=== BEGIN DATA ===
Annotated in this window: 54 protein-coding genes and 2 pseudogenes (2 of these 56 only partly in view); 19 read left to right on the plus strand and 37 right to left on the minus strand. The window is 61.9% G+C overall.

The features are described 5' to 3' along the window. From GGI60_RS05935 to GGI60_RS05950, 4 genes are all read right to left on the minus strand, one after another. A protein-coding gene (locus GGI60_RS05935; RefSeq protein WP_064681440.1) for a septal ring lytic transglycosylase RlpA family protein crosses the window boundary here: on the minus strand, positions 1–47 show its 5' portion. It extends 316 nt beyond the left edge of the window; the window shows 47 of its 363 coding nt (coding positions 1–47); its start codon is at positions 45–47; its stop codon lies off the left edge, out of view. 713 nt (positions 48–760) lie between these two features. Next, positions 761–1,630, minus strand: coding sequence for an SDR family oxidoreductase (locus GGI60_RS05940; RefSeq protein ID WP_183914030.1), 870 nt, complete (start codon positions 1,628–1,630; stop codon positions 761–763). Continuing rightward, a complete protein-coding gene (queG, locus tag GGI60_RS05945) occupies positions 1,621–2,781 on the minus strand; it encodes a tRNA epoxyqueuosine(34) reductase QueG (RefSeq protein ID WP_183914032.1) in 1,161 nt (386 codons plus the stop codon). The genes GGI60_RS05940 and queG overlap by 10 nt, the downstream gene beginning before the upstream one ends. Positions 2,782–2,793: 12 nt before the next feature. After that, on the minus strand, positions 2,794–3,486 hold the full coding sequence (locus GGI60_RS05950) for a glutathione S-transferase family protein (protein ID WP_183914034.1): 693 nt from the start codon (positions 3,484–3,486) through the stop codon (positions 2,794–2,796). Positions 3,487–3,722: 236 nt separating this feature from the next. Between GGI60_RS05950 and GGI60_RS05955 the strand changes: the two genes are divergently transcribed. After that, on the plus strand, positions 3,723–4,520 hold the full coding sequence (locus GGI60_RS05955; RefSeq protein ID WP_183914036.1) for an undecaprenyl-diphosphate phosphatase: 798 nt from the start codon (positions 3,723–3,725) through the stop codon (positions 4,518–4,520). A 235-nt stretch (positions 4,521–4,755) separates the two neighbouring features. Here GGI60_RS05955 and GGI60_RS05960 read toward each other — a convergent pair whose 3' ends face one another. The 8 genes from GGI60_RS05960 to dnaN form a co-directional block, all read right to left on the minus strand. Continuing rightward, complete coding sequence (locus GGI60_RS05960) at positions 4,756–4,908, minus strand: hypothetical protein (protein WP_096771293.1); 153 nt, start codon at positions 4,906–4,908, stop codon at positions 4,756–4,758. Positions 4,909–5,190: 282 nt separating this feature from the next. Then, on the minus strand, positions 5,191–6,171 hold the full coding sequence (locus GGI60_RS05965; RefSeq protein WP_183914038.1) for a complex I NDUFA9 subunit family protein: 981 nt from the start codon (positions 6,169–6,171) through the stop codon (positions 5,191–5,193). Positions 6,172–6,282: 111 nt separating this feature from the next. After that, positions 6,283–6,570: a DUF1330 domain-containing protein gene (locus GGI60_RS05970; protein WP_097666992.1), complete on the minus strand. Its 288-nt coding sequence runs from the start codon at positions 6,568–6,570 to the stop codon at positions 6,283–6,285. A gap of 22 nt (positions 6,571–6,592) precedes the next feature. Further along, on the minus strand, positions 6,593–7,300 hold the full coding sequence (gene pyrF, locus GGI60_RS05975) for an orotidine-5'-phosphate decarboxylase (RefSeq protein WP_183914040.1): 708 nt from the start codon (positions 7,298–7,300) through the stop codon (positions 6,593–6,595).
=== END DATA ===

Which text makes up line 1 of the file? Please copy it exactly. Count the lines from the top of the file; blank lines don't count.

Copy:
Annotated in this window: 54 protein-coding genes and 2 pseudogenes (2 of these 56 only partly in view); 19 read left to right on the plus strand and 37 right to left on the minus strand. The window is 61.9% G+C overall.